There are four basic steps to operating a portable fire extinguisher.
An easy way to remember the procedure is to think of the word “PASS.”
ull the pin:
Holding the extinguisher with the nozzle pointing away from you, release the locking mechanism.
In most cases, this means pulling out the pin located below
the discharge lever.
im low: Point the extinguisher nozzle at the base of the fire – the lowest point of the fire nearest you.
Extinguishers are designed to be operated in an upright position.
Always hold the extinguisher vertically.
Never cradle it horizontally.
Squeeze the discharge lever slowly and evenly.
This will release the extinguishing agent and expel it through the nozzle.
weep from side to side:
As the extinguishing agent is expelled, sweep the nozzle from side to side – “driving the fire back.”
As the fire closest to you goes out, you may move closer to
the fire and continue the sweeping motion until the fire is
Remember, hold the extinguisher upright.
If the fire does not go out immediately, get out of the building.
After the fire appears to be extinguished, watch the fire area. If the fire breaks out again, and you have not fully discharged your extinguisher, repeat the process.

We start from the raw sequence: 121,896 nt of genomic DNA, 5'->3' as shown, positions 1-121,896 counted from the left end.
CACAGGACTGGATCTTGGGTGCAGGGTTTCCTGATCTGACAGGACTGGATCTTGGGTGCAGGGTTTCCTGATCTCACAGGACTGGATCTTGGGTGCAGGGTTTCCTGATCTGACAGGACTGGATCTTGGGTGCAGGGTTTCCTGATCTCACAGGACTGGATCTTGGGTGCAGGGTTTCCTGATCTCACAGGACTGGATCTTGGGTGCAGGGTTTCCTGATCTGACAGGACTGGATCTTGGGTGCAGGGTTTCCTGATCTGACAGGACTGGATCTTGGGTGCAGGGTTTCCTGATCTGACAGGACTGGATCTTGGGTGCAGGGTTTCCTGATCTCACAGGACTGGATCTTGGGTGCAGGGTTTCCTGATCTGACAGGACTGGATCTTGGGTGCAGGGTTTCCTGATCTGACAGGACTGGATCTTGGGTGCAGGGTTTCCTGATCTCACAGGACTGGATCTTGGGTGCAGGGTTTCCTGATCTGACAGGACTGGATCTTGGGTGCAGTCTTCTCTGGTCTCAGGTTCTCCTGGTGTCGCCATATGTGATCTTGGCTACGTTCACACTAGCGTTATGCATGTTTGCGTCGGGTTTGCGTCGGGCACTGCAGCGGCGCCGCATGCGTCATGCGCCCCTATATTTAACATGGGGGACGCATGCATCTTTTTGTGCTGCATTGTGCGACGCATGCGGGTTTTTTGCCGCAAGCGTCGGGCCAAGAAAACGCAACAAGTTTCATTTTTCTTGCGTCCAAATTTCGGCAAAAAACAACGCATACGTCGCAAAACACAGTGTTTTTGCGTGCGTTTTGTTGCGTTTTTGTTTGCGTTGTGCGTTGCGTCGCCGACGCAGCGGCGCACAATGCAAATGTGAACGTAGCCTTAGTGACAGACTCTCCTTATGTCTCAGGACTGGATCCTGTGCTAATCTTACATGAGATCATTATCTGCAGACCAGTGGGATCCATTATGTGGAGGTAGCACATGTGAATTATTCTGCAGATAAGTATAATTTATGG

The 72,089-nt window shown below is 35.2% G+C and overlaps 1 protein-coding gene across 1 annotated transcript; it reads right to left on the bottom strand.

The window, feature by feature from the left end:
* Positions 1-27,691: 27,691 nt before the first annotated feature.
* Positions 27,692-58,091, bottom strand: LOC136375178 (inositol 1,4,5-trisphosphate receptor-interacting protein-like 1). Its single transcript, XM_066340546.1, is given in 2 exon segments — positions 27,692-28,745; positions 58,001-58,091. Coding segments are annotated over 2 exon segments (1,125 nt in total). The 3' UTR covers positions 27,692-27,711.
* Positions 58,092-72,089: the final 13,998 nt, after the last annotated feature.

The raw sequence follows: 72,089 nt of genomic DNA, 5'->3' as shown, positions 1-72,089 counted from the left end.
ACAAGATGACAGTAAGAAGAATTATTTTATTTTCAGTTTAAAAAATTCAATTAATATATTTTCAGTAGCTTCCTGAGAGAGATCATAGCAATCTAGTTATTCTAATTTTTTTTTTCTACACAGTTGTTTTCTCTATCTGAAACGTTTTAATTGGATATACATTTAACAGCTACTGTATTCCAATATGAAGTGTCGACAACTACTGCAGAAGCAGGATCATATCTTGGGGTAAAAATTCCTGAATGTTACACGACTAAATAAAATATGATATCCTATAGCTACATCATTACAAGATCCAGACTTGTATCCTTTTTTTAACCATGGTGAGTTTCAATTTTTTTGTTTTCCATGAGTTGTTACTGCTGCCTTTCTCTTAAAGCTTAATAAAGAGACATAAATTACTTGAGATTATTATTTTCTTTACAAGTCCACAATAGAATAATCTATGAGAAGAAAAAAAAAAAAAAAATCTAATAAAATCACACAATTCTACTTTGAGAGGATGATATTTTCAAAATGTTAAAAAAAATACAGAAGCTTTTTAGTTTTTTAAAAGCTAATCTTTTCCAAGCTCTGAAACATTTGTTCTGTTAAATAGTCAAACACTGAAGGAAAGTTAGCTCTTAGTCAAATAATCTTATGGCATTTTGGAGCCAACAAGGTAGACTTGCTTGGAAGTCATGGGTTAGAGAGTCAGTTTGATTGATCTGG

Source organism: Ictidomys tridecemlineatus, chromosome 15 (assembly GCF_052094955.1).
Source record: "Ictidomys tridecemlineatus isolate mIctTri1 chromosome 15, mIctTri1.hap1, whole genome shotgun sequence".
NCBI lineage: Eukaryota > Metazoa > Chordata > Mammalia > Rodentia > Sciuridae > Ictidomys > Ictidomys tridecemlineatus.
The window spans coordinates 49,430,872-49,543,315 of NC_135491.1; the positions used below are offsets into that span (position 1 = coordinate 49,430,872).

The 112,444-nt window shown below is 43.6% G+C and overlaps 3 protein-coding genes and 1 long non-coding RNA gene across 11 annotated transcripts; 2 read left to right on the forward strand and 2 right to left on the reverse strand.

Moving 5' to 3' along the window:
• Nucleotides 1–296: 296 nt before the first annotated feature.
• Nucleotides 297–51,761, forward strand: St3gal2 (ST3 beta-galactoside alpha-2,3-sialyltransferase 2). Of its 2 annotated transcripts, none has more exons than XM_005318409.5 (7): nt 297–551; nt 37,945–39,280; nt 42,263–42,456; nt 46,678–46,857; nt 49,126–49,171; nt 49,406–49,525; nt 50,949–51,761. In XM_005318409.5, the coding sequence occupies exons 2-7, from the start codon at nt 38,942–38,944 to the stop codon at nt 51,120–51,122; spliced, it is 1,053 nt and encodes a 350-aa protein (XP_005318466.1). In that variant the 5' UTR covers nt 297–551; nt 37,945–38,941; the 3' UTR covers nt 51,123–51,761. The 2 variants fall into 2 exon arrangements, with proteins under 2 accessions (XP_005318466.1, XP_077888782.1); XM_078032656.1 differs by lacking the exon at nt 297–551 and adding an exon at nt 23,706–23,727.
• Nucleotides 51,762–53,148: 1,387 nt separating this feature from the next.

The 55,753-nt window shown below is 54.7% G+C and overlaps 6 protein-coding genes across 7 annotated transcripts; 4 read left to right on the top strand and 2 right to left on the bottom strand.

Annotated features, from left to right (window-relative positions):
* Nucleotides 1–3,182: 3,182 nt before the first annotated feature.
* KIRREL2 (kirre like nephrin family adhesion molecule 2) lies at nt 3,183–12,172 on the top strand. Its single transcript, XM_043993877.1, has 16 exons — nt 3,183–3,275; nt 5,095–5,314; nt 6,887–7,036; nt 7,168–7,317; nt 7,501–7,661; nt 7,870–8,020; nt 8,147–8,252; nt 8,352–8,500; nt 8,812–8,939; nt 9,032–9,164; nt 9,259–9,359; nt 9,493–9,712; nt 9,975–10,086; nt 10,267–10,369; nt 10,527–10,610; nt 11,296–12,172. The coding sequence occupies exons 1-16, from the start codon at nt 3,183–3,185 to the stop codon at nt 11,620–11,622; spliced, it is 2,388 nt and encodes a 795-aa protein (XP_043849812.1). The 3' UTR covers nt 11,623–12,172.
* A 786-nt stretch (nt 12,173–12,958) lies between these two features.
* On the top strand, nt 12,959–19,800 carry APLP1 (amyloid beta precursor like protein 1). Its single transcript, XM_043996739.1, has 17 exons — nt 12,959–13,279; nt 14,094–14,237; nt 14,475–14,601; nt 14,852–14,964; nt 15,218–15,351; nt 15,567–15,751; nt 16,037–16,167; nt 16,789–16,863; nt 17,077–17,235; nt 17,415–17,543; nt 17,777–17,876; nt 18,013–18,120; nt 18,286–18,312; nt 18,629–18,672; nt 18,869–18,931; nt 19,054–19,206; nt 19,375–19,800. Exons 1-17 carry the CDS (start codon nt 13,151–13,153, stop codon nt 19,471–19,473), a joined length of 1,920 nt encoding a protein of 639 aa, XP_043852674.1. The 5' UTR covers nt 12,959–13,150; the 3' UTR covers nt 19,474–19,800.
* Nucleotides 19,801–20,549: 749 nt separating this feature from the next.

Keep in mind that the discharge time of a portable extinguisher can be very short. If you cannot extinguish the fire completely, leave the area immediately and wait for the fire department to arrive.
I recommends that when a small fire breaks out, someone calls the fire department immediately.
You may not be able to put out the fire with your portable extinguisher and waiting before calling the fire department would waste valuable time. The fire department should inspect all fires even after they have been extinguished. Because it is standard procedure for most fire departments to respond to
any call by dispatching a fully staffed fire truck to the scene, some people might feel this step is unnecessary, but from the fire department’s point of view, it is better to prevent a small fire from re-igniting than to deal with a full-blown fire emergency.